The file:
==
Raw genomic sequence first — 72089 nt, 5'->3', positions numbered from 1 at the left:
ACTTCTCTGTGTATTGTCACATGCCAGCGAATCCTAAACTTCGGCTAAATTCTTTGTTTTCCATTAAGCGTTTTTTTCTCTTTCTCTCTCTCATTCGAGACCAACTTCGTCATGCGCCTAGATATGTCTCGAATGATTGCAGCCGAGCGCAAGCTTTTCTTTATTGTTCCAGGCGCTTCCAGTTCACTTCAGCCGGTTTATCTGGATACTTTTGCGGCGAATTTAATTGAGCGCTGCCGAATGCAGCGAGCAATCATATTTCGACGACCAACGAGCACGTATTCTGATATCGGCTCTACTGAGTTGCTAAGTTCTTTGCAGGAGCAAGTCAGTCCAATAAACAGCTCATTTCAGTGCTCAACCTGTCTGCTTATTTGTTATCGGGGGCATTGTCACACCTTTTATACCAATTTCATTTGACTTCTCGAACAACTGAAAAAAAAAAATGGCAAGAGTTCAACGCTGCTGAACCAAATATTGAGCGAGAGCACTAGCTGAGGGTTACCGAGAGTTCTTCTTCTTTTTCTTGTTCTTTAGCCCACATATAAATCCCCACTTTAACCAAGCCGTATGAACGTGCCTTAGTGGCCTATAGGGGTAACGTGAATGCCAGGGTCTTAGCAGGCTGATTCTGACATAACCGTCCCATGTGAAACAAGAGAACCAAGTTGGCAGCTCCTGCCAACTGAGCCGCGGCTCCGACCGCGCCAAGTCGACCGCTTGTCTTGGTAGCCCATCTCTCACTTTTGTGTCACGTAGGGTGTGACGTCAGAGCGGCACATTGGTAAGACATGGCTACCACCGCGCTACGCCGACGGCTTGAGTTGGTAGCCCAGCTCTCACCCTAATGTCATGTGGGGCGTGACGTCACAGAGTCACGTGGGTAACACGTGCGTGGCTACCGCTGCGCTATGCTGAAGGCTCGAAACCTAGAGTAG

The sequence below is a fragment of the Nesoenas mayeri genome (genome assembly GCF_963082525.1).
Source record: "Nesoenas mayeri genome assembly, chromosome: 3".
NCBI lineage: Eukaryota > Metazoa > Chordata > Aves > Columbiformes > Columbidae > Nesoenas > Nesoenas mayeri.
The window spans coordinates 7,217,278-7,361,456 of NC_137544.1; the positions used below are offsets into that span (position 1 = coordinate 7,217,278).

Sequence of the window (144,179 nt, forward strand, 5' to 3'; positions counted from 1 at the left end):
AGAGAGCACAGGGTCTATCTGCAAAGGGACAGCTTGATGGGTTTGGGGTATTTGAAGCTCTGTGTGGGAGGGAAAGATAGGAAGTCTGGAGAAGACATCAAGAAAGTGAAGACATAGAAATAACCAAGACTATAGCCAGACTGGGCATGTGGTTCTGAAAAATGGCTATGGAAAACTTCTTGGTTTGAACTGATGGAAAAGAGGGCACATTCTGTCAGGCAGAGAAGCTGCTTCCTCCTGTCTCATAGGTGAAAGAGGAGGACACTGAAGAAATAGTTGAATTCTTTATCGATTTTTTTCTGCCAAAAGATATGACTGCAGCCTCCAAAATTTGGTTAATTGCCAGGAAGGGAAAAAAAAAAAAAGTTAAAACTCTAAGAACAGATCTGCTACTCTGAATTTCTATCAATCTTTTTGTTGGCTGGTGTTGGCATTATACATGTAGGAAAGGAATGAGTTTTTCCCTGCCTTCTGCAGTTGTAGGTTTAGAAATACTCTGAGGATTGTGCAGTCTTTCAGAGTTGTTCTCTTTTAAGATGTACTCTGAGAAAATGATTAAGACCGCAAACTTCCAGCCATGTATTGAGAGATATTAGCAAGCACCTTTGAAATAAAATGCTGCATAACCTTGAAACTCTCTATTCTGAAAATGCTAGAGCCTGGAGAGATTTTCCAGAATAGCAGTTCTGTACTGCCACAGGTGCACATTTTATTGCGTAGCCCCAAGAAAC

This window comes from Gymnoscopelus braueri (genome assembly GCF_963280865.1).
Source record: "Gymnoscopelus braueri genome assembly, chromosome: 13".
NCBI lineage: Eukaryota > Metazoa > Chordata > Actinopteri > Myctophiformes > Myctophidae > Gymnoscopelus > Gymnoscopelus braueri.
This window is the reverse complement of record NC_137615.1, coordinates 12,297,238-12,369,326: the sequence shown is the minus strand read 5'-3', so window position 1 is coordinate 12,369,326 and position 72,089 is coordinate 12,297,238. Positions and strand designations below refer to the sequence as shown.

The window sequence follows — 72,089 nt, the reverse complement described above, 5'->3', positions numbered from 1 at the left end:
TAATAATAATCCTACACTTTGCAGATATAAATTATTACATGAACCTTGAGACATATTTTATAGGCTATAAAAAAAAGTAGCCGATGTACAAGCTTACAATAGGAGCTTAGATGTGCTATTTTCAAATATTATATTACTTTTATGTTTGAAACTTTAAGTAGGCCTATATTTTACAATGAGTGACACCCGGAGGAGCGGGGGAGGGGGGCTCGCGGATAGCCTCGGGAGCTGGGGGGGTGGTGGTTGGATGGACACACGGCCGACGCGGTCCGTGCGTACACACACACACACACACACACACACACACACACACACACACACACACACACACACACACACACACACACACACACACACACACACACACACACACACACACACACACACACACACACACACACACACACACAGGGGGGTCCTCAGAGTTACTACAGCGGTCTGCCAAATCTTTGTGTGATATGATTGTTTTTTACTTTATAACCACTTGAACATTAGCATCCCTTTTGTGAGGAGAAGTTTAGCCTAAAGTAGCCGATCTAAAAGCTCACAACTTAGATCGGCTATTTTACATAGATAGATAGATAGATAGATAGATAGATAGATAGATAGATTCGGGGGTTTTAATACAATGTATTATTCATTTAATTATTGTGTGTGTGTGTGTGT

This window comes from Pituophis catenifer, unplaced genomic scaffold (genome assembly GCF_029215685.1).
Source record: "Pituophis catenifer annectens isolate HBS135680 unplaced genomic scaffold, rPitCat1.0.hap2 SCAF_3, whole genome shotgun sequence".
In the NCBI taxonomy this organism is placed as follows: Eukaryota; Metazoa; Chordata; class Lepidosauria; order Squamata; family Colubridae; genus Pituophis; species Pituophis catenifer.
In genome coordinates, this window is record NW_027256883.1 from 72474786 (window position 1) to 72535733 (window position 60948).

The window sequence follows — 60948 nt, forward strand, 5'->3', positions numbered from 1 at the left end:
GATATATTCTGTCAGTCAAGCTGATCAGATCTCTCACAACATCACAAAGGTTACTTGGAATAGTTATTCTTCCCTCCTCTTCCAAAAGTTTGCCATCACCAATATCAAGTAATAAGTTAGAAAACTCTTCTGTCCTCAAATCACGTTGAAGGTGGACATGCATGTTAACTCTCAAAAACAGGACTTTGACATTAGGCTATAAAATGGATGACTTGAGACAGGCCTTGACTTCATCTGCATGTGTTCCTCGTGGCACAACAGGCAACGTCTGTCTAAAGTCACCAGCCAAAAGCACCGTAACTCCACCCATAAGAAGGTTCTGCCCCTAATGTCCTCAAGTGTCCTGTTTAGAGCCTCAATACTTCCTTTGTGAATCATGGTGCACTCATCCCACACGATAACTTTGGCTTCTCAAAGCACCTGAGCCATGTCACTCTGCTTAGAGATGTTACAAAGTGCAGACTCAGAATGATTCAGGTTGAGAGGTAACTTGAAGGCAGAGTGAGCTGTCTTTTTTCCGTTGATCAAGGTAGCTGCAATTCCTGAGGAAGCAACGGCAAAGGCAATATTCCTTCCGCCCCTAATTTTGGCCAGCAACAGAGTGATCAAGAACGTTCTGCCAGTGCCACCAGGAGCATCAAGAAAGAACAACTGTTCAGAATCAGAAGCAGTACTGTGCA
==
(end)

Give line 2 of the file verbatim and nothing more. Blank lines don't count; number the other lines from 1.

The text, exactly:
ACTTCTCTGTGTATTGTCACATGCCAGCGAATCCTAAACTTCGGCTAAATTCTTTGTTTTCCATTAAGCGTTTTTTTCTCTTTCTCTCTCTCATTCGAGACCAACTTCGTCATGCGCCTAGATATGTCTCGAATGATTGCAGCCGAGCGCAAGCTTTTCTTTATTGTTCCAGGCGCTTCCAGTTCACTTCAGCCGGTTTATCTGGATACTTTTGCGGCGAATTTAATTGAGCGCTGCCGAATGCAGCGAGCAATCATATTTCGACGACCAACGAGCACGTATTCTGATATCGGCTCTACTGAGTTGCTAAGTTCTTTGCAGGAGCAAGTCAGTCCAATAAACAGCTCATTTCAGTGCTCAACCTGTCTGCTTATTTGTTATCGGGGGCATTGTCACACCTTTTATACCAATTTCATTTGACTTCTCGAACAACTGAAAAAAAAAAATGGCAAGAGTTCAACGCTGCTGAACCAAATATTGAGCGAGAGCACTAGCTGAGGGTTACCGAGAGTTCTTCTTCTTTTTCTTGTTCTTTAGCCCACATATAAATCCCCACTTTAACCAAGCCGTATGAACGTGCCTTAGTGGCCTATAGGGGTAACGTGAATGCCAGGGTCTTAGCAGGCTGATTCTGACATAACCGTCCCATGTGAAACAAGAGAACCAAGTTGGCAGCTCCTGCCAACTGAGCCGCGGCTCCGACCGCGCCAAGTCGACCGCTTGTCTTGGTAGCCCATCTCTCACTTTTGTGTCACGTAGGGTGTGACGTCAGAGCGGCACATTGGTAAGACATGGCTACCACCGCGCTACGCCGACGGCTTGAGTTGGTAGCCCAGCTCTCACCCTAATGTCATGTGGGGCGTGACGTCACAGAGTCACGTGGGTAACACGTGCGTGGCTACCGCTGCGCTATGCTGAAGGCTCGAAACCTAGAGTAG